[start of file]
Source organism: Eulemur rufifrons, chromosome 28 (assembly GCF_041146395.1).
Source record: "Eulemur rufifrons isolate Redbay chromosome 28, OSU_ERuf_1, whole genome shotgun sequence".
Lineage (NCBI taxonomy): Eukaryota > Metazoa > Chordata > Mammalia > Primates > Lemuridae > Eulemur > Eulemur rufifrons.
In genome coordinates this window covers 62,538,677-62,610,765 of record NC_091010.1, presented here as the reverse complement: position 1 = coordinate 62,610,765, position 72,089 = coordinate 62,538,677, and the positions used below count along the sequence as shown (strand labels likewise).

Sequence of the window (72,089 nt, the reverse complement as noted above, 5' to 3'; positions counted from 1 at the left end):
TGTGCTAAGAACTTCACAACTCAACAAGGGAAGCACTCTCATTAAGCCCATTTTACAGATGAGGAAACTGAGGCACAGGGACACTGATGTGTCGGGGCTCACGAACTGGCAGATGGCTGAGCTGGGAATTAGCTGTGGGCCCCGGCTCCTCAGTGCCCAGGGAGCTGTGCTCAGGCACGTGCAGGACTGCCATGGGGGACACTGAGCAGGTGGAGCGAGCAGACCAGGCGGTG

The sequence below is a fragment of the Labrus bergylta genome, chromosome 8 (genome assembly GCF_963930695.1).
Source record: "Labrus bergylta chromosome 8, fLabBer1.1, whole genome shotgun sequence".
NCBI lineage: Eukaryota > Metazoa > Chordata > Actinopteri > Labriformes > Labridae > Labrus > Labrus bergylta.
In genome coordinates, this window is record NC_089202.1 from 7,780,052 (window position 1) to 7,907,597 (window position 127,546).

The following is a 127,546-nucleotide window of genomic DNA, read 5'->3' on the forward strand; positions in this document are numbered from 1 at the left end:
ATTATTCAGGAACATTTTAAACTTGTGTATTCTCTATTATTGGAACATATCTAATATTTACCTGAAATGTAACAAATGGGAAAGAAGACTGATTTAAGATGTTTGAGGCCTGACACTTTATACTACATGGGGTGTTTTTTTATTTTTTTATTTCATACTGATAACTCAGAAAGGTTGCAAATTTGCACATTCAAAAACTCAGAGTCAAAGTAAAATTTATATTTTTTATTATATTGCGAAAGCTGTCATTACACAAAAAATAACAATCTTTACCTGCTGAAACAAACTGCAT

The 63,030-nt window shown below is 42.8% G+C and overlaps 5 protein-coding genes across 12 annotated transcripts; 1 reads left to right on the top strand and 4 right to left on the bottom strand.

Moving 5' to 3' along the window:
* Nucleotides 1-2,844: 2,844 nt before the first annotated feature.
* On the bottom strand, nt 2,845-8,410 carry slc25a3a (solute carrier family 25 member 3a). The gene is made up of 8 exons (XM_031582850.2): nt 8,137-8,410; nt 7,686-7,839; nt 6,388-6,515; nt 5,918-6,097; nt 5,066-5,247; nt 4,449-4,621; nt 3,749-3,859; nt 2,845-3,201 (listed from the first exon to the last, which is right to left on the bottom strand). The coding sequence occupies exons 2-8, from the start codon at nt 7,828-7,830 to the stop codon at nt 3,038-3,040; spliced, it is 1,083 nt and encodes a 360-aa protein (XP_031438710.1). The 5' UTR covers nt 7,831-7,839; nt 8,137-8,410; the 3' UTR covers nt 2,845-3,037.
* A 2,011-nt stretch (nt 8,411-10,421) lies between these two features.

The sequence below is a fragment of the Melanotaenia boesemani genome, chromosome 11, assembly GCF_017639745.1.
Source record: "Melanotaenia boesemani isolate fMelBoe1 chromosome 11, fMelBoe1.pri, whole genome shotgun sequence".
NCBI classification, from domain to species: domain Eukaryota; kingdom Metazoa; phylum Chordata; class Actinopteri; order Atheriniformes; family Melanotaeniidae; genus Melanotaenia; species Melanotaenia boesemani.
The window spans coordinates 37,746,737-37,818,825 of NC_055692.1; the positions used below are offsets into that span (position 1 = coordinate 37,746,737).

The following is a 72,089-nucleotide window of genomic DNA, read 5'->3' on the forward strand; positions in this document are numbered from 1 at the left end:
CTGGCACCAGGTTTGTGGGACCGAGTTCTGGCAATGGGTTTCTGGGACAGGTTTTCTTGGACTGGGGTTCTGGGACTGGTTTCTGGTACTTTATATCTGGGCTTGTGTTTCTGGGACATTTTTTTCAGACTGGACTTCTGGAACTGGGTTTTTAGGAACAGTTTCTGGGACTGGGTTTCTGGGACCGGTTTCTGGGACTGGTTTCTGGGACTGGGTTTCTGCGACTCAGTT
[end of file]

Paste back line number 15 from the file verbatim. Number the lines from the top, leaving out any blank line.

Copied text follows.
* Nucleotides 1-2,844: 2,844 nt before the first annotated feature.